liability rules under environmental laws and strict regulatory standards stymie voluntary efforts. Without efforts by
Good Samaritans, they say, abandoned mines may be remediated using public funds—where funds are available—or,
more likely, will not be remediated at all. Some conservation advocates support Good Samaritan legislation. Many
others acknowledge that IAM remediation would benefit the environment, but they contend that exemptions and relief
proposed in some bills might be the first step in dismantling key environmental laws. States (especially western states)
have said that there is a need to eliminate disincentives to voluntary, cooperative efforts to remediate IAM sites.
Good Samaritan proposals raise a number of issues, including eligibility and conditions for permits, remediation
standards, treatment of revenue from cleanup, and the role for states and Indian tribes. Proponents contend that liability
under the Clean Water Act (CWA) and the Comprehensive Environmental Response, Compensation, and Liability Act
(CERCLA) is a major issue and obstacle to voluntary remediation of IAMs.
The CWA comes into play because of its requirement that all point-source discharges into waters of the United States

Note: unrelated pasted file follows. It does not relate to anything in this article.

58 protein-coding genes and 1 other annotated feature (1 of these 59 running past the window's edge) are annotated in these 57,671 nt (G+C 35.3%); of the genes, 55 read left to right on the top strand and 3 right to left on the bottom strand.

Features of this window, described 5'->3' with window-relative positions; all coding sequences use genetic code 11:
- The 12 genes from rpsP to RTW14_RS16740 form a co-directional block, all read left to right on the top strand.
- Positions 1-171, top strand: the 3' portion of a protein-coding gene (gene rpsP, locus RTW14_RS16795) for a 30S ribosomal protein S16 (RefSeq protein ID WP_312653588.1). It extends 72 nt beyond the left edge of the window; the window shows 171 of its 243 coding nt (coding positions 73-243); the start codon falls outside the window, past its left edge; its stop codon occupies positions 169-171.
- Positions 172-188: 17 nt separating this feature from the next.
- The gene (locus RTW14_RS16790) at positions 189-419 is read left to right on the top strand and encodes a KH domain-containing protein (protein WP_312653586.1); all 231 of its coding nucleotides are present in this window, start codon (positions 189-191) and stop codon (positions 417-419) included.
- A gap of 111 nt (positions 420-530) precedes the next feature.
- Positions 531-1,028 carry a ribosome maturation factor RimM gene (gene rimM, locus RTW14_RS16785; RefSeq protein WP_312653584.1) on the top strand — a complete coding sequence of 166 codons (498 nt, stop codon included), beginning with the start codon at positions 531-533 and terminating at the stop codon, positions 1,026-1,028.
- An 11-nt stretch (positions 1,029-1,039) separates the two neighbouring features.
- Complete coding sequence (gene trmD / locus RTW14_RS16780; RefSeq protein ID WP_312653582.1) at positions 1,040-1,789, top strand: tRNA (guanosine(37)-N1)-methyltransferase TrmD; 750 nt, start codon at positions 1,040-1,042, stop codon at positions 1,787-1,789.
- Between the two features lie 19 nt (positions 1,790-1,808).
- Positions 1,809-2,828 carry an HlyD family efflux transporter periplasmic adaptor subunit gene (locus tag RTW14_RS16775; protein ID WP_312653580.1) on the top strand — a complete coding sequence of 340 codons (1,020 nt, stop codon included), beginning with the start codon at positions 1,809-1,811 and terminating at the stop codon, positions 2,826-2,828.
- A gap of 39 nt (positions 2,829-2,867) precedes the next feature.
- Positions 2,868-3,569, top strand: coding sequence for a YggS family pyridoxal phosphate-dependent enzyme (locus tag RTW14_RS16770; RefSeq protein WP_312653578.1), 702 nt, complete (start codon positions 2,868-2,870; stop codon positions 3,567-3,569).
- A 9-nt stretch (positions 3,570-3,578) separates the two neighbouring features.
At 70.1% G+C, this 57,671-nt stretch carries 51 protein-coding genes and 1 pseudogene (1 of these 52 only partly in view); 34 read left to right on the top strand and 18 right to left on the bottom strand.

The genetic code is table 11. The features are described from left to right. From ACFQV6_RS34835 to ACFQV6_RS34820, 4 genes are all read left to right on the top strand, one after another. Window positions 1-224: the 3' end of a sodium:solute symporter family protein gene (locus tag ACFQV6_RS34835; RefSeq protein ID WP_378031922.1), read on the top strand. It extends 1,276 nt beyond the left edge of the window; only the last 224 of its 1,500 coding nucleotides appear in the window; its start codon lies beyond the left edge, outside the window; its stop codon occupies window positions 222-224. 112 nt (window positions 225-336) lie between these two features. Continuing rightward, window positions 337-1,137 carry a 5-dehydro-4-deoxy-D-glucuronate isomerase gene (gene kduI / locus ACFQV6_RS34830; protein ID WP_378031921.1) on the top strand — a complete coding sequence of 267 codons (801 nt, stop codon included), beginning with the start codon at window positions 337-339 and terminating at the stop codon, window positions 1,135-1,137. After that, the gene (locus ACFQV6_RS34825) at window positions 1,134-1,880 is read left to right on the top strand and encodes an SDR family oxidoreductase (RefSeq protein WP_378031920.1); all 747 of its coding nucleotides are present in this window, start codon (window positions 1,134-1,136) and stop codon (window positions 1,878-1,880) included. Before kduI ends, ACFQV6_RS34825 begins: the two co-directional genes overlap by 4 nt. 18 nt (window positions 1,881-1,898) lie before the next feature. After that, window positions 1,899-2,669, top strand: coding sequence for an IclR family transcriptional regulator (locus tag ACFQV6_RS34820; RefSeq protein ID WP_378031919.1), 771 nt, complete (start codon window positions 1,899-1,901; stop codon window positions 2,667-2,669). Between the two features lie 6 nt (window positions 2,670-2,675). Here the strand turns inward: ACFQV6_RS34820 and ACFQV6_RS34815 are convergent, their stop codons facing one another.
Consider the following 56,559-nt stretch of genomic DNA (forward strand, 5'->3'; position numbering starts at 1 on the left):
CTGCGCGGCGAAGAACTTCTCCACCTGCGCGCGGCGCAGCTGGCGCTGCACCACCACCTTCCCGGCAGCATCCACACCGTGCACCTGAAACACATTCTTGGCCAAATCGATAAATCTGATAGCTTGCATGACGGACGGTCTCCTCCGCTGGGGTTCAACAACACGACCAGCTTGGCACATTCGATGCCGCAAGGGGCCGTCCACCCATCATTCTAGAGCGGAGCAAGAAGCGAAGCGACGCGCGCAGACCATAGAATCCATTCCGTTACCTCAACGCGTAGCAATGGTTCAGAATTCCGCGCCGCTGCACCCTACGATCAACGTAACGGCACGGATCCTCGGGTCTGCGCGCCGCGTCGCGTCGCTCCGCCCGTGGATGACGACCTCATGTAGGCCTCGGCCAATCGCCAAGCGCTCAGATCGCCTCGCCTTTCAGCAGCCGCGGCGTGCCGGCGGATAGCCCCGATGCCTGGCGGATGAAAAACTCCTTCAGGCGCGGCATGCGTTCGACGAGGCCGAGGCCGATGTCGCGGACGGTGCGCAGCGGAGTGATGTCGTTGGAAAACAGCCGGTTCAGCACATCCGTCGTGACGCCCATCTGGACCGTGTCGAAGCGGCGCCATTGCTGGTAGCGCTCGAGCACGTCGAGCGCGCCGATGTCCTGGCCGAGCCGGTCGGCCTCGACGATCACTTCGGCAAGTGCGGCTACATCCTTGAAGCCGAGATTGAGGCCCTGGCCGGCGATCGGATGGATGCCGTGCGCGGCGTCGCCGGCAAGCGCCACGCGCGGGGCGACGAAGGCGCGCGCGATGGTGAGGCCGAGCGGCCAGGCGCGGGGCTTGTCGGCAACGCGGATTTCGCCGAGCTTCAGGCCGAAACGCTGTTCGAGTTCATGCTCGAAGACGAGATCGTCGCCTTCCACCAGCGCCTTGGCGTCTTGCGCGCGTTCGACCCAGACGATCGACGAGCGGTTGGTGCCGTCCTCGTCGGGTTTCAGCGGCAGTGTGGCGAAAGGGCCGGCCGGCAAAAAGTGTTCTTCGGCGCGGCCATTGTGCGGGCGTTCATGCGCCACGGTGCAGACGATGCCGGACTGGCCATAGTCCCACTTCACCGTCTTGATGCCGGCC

must be authorized by a permit under the act, and the likelihood that a Good Samaritan could be deemed subject to that
requirement. CWA permits impose "liability," or obligations, in two senses. First, they require the permit holder to
comply with effluent limitations and water quality standards in streams that are already violating these standards.
Second, noncompliance with permit conditions may result in civil and criminal penalties. In addition, the CWA
contains an "emergency powers" authority, rarely used, under which the Environmental Protection Agency (EPA) can
seek a court order requiring such action as may be necessary to remedy an imminent and substantial endangerment.
Under CERCLA, an entity is liable for remediation costs and natural resource damages resulting from release (or
threatened release) of hazardous substances if that entity falls into any of four categories of potentially responsible